Things to Avoid When Christmas Shopping: Crowd Crushes and Spontaneous Suicides

Christmas shopping can be daunting, so it’s best to just do it all online, where it’s safer and warmer.

Christmas card credit: reconsidered Retro

Last week, a few videos of Manchester went viral in the usual places (the MEN, the Manc, ITV, etc) showing huge crowds gathering inside and outside of the Arndale. Councillor Karney, a spokesperson for the city centre, said: “it is a Christmas headache that we don’t need. There must have been around 700 of them,” where ‘them’ refers not just to groups of shoppers, but several groups of adolescents setting off fire alarms and releasing fireworks. 

We know that large crowds increase anonymity and because of that can create a guise for delinquent behaviour, but there’s another, less known side to crowds that’s overlooked: huge crowds exhibit fluid-like behaviour that can, according to a 2019 article published in Science, be predicted by hydrodynamic theory. In other words, crowds flow like water. And as Bruce Lee astutely summarised in an often repeated interview, “water can flow, or it can crash,” and crashing is not what you want if you’re encumbered with the weight of a day’s Christmas shopping. 

Recent events have showcased similar things: Travis Scott’s Astroworld tragedy led to ten deaths, and the largely covered-up 2015 Saudi Arabia Hajj disaster has a potential death toll of at least 2,110. Both of these events had similarities: open spaces become constricted by huge groups of people, which leads to mass panic, and eventually, individual intention is eroded by instinctual mechanisms, where people begin to flow with the movement of the whole. 

The aforementioned 2019 Science article isn’t anything ground-breaking, and the phenomena has been discussed since 2006, when Keith Still, a professor of Crowd Fluids, challenged the idea that crowds move like liquids by appealing to mathematic models of flow types. But in essence, densely packed crowds, perhaps like those that start to gather around Oxford Street or any congested city centre at Christmas time, put you in a pickle.

Still suggests that there are some basic rules to follow that’ll keep you safe: “Be aware of your surroundings,” he says. “Look ahead. Listen to the crowd noise. If you start finding yourself in a crowd surge, wait for the surge to come, go with it, and move sideways.”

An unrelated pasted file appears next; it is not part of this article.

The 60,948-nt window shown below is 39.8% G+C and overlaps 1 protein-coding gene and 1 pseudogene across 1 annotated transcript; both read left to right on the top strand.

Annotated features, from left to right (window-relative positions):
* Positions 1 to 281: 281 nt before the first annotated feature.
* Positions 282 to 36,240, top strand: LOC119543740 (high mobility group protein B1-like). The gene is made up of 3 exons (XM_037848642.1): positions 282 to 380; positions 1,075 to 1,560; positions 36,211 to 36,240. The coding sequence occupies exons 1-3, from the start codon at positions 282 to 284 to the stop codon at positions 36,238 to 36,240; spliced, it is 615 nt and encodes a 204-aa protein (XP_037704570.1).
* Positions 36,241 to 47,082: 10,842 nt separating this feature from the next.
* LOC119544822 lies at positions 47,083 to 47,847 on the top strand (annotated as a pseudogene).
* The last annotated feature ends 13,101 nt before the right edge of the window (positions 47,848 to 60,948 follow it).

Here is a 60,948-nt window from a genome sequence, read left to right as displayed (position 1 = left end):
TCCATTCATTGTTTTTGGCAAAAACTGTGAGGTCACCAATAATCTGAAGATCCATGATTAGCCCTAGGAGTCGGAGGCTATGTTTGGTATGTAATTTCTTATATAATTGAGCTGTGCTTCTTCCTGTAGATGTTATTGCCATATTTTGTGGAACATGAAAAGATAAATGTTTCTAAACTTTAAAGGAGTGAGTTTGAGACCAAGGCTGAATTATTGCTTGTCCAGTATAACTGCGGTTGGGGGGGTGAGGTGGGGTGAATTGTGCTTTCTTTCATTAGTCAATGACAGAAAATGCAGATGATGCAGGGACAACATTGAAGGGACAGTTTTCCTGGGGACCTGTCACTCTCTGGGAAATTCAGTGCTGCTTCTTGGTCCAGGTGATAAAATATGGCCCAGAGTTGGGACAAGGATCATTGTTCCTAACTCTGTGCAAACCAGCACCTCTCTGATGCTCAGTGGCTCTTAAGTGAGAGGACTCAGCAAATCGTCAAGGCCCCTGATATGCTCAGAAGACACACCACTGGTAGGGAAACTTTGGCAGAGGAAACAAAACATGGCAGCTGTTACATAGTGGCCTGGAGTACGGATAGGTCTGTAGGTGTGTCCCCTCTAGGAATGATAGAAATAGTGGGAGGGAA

While being crushed in a stampede of shopping bags would be a terrible demise, there might be more worrying concerns around Christmas time. While it’s important to keep a watch out for crowd movements and mass enthusiasm, there’s a second type of Christmas shopper – those that are so fed up with the whole ordeal they decide to send it off the top floor. 

In 2013, Tao Hsiao was shopping with his girlfriend in Jiangsu province, east China, when he decided to take a leap of faith. 

An eyewitness recalls Hsiao complaining about the length of time he’d been shopping with his girlfriend. “She started shouting at him, accusing him of being a skinflint and of spoiling Christmas,” claimed the eyewitness, before Hsiao chucked the bags on the floor and launched himself seven stories to the floor. Hsiao, after hitting several sets of Christmas decorations, died on impact. 

The balcony that Hsiao sent it down, accompanied by hundreds of eager-eyed onlookers

A spokesperson for the shopping centre came forward to add that “this time of year can be very stressful for many people.” 

On that note, while big crowds are intimidating, Christmas shopping can be just as scary with your nearest and dearest. Perhaps it’s best to avoid the Trafford Centre at all costs, and do your shopping online instead.

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